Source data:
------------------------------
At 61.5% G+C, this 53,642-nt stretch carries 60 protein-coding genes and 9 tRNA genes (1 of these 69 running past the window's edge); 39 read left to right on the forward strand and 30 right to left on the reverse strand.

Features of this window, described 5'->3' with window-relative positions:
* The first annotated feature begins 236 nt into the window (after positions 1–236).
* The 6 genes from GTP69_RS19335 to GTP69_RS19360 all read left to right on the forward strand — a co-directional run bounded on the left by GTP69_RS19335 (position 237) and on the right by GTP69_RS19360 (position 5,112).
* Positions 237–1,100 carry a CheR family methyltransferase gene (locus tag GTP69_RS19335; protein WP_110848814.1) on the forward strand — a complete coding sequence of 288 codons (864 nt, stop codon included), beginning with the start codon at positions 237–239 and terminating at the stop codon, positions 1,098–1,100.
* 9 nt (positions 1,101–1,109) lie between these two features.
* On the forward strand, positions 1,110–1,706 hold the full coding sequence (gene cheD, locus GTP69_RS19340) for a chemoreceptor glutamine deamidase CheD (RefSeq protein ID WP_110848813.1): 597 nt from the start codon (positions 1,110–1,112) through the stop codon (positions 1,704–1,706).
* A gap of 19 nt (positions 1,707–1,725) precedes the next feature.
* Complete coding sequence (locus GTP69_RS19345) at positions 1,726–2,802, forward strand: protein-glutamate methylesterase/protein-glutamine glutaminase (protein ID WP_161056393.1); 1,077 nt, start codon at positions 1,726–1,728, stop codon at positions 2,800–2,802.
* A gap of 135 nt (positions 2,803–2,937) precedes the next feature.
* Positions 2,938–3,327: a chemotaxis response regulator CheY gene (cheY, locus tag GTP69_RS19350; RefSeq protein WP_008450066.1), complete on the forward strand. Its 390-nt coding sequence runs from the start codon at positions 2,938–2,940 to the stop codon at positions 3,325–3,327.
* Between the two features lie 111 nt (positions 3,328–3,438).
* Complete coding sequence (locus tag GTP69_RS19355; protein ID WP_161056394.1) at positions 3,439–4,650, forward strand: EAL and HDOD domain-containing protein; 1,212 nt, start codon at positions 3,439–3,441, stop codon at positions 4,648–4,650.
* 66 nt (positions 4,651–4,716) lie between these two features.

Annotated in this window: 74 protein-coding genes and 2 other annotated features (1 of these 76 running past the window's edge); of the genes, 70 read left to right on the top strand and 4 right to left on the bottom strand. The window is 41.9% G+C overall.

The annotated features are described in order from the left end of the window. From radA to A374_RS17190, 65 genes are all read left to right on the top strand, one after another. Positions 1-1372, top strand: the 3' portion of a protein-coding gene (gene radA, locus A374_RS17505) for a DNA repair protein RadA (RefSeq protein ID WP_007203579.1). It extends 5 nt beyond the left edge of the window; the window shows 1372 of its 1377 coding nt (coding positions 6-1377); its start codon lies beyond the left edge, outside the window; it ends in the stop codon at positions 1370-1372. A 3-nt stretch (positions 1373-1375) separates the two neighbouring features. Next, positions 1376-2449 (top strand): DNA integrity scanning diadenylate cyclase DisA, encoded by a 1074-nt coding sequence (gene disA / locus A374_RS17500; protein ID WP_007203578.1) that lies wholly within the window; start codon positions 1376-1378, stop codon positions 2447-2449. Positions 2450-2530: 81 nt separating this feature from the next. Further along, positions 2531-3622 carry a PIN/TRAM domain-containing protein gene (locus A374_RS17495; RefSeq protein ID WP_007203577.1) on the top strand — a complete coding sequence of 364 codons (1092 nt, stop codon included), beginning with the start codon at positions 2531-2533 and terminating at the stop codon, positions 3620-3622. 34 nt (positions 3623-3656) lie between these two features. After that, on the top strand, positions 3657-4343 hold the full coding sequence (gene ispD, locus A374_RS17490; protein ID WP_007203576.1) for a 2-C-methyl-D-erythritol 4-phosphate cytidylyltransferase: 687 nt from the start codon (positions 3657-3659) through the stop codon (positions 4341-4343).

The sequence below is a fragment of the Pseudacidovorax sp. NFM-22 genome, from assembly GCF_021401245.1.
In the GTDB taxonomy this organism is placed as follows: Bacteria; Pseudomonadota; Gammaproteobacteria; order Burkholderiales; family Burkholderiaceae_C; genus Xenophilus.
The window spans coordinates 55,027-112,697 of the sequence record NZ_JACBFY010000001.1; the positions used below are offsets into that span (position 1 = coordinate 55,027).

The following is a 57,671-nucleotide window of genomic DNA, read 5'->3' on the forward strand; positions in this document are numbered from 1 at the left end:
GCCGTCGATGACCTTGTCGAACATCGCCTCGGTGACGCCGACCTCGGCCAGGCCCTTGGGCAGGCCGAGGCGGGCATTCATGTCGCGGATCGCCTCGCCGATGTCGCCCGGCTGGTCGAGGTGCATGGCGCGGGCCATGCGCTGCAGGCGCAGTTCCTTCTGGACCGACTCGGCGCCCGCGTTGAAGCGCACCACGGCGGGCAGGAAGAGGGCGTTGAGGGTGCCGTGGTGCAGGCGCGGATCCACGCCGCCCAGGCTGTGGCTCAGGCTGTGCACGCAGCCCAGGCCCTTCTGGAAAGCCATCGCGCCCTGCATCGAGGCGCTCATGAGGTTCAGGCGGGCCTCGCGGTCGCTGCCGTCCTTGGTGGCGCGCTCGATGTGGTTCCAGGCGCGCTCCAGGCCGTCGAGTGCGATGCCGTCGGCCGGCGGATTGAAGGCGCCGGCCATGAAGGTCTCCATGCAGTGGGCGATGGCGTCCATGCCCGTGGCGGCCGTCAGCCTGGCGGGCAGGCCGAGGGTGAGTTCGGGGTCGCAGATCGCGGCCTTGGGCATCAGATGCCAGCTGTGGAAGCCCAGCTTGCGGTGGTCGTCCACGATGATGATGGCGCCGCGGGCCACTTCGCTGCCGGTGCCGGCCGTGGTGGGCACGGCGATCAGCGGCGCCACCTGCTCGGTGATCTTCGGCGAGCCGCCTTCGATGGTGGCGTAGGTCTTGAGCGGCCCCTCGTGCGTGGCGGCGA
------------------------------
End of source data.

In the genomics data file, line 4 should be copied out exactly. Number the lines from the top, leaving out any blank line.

* The 6 genes from GTP69_RS19335 to GTP69_RS19360 all read left to right on the forward strand — a co-directional run bounded on the left by GTP69_RS19335 (position 237) and on the right by GTP69_RS19360 (position 5,112).